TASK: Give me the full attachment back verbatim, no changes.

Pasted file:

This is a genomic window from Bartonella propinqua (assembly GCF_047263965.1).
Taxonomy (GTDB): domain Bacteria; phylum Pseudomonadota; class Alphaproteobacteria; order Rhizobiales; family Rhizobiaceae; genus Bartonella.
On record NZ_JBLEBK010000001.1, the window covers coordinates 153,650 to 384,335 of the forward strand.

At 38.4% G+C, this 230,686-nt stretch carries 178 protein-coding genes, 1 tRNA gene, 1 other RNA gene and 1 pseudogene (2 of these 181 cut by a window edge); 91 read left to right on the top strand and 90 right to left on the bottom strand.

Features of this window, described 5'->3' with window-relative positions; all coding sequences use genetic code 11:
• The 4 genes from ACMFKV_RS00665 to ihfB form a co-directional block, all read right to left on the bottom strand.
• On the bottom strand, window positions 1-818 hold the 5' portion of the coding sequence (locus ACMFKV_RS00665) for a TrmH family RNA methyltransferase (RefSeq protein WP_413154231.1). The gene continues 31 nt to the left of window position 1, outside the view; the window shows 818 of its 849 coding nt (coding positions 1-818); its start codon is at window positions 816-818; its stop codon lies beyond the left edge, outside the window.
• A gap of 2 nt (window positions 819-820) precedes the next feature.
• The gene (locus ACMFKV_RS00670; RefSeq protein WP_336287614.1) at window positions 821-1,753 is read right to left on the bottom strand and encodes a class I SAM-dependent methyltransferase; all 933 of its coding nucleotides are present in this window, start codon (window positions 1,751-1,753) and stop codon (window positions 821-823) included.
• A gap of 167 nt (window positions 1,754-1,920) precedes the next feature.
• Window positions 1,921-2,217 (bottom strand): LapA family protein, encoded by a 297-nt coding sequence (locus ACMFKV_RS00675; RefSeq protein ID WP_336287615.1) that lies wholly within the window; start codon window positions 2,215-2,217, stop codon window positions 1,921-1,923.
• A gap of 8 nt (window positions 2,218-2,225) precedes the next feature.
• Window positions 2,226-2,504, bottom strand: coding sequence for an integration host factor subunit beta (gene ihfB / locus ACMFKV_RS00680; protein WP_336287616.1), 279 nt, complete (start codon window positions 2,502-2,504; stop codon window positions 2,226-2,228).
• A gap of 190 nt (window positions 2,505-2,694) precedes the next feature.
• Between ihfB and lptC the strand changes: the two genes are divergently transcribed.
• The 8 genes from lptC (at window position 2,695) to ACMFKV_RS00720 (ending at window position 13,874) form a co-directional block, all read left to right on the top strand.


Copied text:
This is a genomic window from Bartonella propinqua (assembly GCF_047263965.1).
Taxonomy (GTDB): domain Bacteria; phylum Pseudomonadota; class Alphaproteobacteria; order Rhizobiales; family Rhizobiaceae; genus Bartonella.
On record NZ_JBLEBK010000001.1, the window covers coordinates 153,650 to 384,335 of the forward strand.

At 38.4% G+C, this 230,686-nt stretch carries 178 protein-coding genes, 1 tRNA gene, 1 other RNA gene and 1 pseudogene (2 of these 181 cut by a window edge); 91 read left to right on the top strand and 90 right to left on the bottom strand.

Features of this window, described 5'->3' with window-relative positions; all coding sequences use genetic code 11:
• The 4 genes from ACMFKV_RS00665 to ihfB form a co-directional block, all read right to left on the bottom strand.
• On the bottom strand, window positions 1-818 hold the 5' portion of the coding sequence (locus ACMFKV_RS00665) for a TrmH family RNA methyltransferase (RefSeq protein WP_413154231.1). The gene continues 31 nt to the left of window position 1, outside the view; the window shows 818 of its 849 coding nt (coding positions 1-818); its start codon is at window positions 816-818; its stop codon lies beyond the left edge, outside the window.
• A gap of 2 nt (window positions 819-820) precedes the next feature.
• The gene (locus ACMFKV_RS00670; RefSeq protein WP_336287614.1) at window positions 821-1,753 is read right to left on the bottom strand and encodes a class I SAM-dependent methyltransferase; all 933 of its coding nucleotides are present in this window, start codon (window positions 1,751-1,753) and stop codon (window positions 821-823) included.
• A gap of 167 nt (window positions 1,754-1,920) precedes the next feature.
• Window positions 1,921-2,217 (bottom strand): LapA family protein, encoded by a 297-nt coding sequence (locus ACMFKV_RS00675; RefSeq protein ID WP_336287615.1) that lies wholly within the window; start codon window positions 2,215-2,217, stop codon window positions 1,921-1,923.
• A gap of 8 nt (window positions 2,218-2,225) precedes the next feature.
• Window positions 2,226-2,504, bottom strand: coding sequence for an integration host factor subunit beta (gene ihfB / locus ACMFKV_RS00680; protein WP_336287616.1), 279 nt, complete (start codon window positions 2,502-2,504; stop codon window positions 2,226-2,228).
• A gap of 190 nt (window positions 2,505-2,694) precedes the next feature.
• Between ihfB and lptC the strand changes: the two genes are divergently transcribed.
• The 8 genes from lptC (at window position 2,695) to ACMFKV_RS00720 (ending at window position 13,874) form a co-directional block, all read left to right on the top strand.